2014 Jul 28 – Day 39 – Miramichi, NB to Moncton, NB

Today we woke to damp driveways, puddles and overcast skies.  But…it didn’t rain until we were almost at our destination, so not too bad.

Before we left Miramichi we wanted to go to the National Historic Site at Beaubears Island.  This island and the nearby mainland bay were the refuge of 2000 Acadians deported from Quebec.  They were promised support from the British but it did not arrive and the food and supplies that were sent by the French Admiral who suggested the area would be a safe haven were stolen and sold for profit by unscrupulous French captains.  Consequently many of the people, including all of the children died the first winter.

IMG_4259 IMG_4260But eventually, with the help of the local Mic-Mac, they learned to fend for themselves and the area became a thriving shipbuilding center.  I expected another of Parks Canada’s fabulous Interpretative centers with placards beside archaeological digs or artifacts on the island.  What we found was a small, but interesting center and a 1 1/2 km long pine forest island with a trail down the middle of it – accompanied by hordes of hungry mosquitoes.   So….this blog is not full of boring prose; instead it is mainly a photo-journey through the pine forest.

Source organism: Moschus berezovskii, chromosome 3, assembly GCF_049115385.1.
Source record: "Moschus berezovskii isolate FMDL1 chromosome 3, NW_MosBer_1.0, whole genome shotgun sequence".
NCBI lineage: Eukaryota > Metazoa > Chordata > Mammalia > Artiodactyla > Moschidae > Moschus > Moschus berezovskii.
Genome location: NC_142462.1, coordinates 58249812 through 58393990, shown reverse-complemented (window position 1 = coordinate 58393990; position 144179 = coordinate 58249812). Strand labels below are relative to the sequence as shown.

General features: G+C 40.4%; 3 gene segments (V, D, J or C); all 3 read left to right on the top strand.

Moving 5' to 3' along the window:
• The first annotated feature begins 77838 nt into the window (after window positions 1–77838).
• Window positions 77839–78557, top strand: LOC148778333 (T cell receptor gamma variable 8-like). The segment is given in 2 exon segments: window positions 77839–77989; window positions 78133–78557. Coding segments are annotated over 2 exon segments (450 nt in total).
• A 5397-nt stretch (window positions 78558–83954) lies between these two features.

IMG_4349

IMG_4262 IMG_4265

1 IMG_4282

3  Thanks JohnIMG_4286 IMG_4291 (2) IMG_4292 (2) IMG_4276IMG_4294 (2) IMG_4298 (2) IMG_4306 (2) IMG_4311 (2) IMG_4322 IMG_4324 IMG_4334 IMG_4340 IMG_4342 IMG_4345 IMG_4350 IMG_4315 (2)After we went back to the mainland we hit the road for Moncton via the small coast roads as is our preferred route.  John spotted a lovely crane beside a river (New Brunswick is teeming with rivers! We are constantly going over bridges) so we pulled over for a photo shoot.

IMG_4387Our only other stop today was at the Bouctouche Dune.  This is one of the few remaining sand dunes on the North American east coast.  It is 12 miles long and a narrow stretch of land with hundreds of lobster traps between it and the mainland. The dune changes shape every time there is a storm and it is a protected area.  Unfortunately, that is when the rain began and we were not able to walk the boardwalk very far.

IMG_4391

IMG_4393 IMG_4397 IMG_4395

Leave a Reply

Fill in your details below or click an icon to log in:

WordPress.com Logo

You are commenting using your WordPress.com account. Log Out /  Change )

Google photo

You are commenting using your Google account. Log Out /  Change )

Twitter picture

You are commenting using your Twitter account. Log Out /  Change )

Facebook photo

You are commenting using your Facebook account. Log Out /  Change )

Connecting to %s

This site uses Akismet to reduce spam. Learn how your comment data is processed.